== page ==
Layman

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LAYMAN, eccl. law. One who is not an ecclesiastic nor a clergyman.

References in periodicals archive ?
The fact that laywomen may have consulted certain monks around these matters, monks they not only trusted to keep their secrets but who also may have been literate and were perceived as having access to special medical knowledge, is not altogether surprising.
It is not necessary to be a bhikkhuni to realise enlightenment--some laywomen and mae chees have done it.
Using examples gleaned from her meticulous archival research, Skok analyzes the complex dynamics underlying Catholic settlement work, for example, competition with local governments and secular settlements for influence among the recent immigrant populations; simultaneous collaboration and power struggles between sisters and laywomen, or between parish priests and laywomen; an evolving sense of mission in settlements in response to the demands of clients and the pressures of the surrounding secular environment; and the begrudging clerical concessions to the athletic and social development of young women in a parish settlement system that frequently endorsed housework as the proper exercise for young women while building basketball courts and other athletic facilities for young men.
Kinnauri songs may be secular or religious; the former are composed by laywomen, the latter by nuns.
Finally, Diefendorf argues that the heroic asceticism of these laywomen resulted in more than just the founding of fifty new convents and female religious houses, as penitential piety eventually evolved into significant charitable service to the community.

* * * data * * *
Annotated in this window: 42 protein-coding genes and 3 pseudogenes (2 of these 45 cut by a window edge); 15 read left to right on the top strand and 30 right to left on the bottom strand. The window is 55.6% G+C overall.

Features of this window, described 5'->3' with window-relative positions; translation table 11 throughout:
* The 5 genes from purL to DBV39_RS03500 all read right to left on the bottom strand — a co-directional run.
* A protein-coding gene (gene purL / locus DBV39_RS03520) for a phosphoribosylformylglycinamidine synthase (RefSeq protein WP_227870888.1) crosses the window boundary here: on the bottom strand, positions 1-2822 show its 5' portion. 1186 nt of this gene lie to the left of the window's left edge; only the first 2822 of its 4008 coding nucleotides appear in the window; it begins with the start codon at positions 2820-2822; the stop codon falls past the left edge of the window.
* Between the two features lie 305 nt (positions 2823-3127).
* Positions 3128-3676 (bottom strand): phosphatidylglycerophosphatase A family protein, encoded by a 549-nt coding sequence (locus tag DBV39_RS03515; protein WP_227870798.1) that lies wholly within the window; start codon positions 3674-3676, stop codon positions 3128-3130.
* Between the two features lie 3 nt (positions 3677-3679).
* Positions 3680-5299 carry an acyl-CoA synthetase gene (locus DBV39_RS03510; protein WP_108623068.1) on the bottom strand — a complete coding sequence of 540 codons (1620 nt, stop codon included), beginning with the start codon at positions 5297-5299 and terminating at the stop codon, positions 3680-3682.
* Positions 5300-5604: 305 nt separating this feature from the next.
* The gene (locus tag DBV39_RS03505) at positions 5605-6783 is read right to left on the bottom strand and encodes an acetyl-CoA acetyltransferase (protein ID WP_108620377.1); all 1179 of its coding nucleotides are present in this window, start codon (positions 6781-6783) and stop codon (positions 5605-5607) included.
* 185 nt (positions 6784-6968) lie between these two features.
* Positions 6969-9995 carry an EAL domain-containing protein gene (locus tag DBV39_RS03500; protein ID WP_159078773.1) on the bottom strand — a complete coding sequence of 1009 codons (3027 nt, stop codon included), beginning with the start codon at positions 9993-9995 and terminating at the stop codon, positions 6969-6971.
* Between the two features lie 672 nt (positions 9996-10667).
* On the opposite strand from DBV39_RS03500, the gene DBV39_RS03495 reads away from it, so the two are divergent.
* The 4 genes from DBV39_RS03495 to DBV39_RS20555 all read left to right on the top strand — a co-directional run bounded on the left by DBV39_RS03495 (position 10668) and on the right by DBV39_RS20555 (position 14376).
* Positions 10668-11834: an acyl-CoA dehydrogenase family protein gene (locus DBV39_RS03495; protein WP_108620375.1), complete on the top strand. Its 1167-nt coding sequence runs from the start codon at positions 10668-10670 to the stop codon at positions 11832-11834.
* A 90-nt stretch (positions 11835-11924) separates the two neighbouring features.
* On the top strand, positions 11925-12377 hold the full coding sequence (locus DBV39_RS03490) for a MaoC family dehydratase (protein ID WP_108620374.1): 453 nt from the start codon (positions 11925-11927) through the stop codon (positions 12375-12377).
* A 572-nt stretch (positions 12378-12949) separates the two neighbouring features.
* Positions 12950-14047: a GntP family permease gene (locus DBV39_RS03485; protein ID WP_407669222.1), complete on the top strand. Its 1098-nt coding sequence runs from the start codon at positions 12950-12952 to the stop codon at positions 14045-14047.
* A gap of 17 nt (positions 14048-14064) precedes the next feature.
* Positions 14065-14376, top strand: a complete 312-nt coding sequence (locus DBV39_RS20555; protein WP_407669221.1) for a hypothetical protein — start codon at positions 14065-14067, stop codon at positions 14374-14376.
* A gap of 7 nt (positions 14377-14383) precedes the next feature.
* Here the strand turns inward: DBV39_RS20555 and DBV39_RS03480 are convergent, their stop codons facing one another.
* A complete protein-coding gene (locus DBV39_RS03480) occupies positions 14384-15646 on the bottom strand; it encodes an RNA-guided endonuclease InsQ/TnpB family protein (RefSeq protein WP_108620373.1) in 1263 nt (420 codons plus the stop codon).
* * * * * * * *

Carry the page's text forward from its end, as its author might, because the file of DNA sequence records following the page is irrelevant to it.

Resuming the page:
In a 1990 study by the United Methodist Church, 41.8 percent of clergy women reported unwanted sexual behavior by a colleague or pastor; 17 percent of laywomen said that their own pastors had sexually harassed them.
Each lecture is designed around a theme: brahmanic and arts schools; Jaina monasteries; Jain education of nuns, laywomen, and princes; vocational education; and Jain contributions to the arts and sciences.
defines itself as "a public art collaboration which critiques mainstream culture by inserting lesbian images into a recognizably commercial context." In laywomen's terms, DAM!
In 1968, the year that Mary Daly's The Church and the Second Sex was published, I was twenty-one, and just emerging from the world of Catholic women's colleges and Thomist theology that had been formative for Daly as well.(1) When Beyond God the Father was published five years later, I had begun to spend increasing amounts of time at Grailville, a Catholic laywomen's residential community near Cincinnati.
Organized church and synagogue laywomen seldom mounted campaigns for women's ordination, and laywomen were as apt as laymen to oppose clergywomen's appointments in the churches."
Denise Despres traces responses to The Orcherd of Syon (the English version of Catherine of Siena's Dialogue), arguing that Catherine is made a contained and isolated figure for the nuns of Syon as she is for upperclass laywomen, but that Kempe (perhaps partly through her Italian experience) understood the Dialogue's linking of active and contemplative lives and struggled in her Boke to reconcile mendicant and Carthusian-led monastic piety.